Note: Evolution does not create a single, clear path of change for a species. It creates many branches, like a tree. What this idea does is start with our species at the very end of one branch, and follows it back to the trunk.
We can no longer envision a simple unilinear model of our evolution. There were many expansions, contractions, and extinctions.
One generation is just a single short step in a much, much longer journey called 'evolution'.
Look at how similar one generation is to the next. Here's a mother and daughter at the same age.
Suppose your father... walked into this room at the ordinary human pace of walking. And suppose just behind him was his father. How long would we have to wait before the ancestor who enters the now-open door is a creature who normally walked on all fours? The answer is a week.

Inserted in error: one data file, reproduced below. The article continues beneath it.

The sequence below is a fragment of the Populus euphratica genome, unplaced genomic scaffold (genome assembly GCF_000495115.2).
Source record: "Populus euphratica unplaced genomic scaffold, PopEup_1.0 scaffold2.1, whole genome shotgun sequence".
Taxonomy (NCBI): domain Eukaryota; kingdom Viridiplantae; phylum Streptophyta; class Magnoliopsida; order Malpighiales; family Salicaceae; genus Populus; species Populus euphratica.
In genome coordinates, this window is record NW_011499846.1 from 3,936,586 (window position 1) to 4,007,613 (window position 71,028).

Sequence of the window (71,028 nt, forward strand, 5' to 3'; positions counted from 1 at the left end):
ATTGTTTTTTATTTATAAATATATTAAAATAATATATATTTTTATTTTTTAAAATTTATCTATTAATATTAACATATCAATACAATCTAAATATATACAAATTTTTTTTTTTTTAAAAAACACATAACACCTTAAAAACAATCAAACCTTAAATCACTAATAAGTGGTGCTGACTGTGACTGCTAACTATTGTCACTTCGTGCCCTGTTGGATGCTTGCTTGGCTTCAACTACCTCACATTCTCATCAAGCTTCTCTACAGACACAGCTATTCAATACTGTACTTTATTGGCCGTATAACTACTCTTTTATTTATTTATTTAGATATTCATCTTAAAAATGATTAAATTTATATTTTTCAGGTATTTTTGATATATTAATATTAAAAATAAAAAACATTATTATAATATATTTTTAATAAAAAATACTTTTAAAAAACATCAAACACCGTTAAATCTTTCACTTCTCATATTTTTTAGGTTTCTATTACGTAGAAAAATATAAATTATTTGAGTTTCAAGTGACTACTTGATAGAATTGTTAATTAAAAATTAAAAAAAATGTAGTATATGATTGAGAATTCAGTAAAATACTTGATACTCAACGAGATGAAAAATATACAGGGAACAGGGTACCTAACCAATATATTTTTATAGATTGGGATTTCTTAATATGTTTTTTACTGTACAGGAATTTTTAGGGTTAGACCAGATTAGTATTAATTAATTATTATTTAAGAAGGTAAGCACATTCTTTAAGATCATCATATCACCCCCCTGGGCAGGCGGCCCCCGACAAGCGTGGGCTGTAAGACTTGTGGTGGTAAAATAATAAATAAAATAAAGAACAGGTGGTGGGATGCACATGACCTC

- Carl Sagan, The Varieties of Scientific Experience: A Personal View of the Search for God (2006)
Check out this page, maybe one of the best on Wikipedia. Scroll down a bit to get pictures.
This is the human species Graecopithecus who lived 7 million years ago, and may be our closest ancestor who walked on all fours (though the debate is ongoing).
But even Graecopithecus is a relatively recent.
65 million years ago, our ancestor might have looked something like this, a small, insect-eating animal with a long, furry tail:
300 million years ago Archaeothyris, a medium-sized lizard, was our ancestor.
380 million years ago, our ancestor was called Elpistostege
Image by Chase Stone
3.8 billion years ago, a single cell called Luca.
The chemical processes of the Earth.
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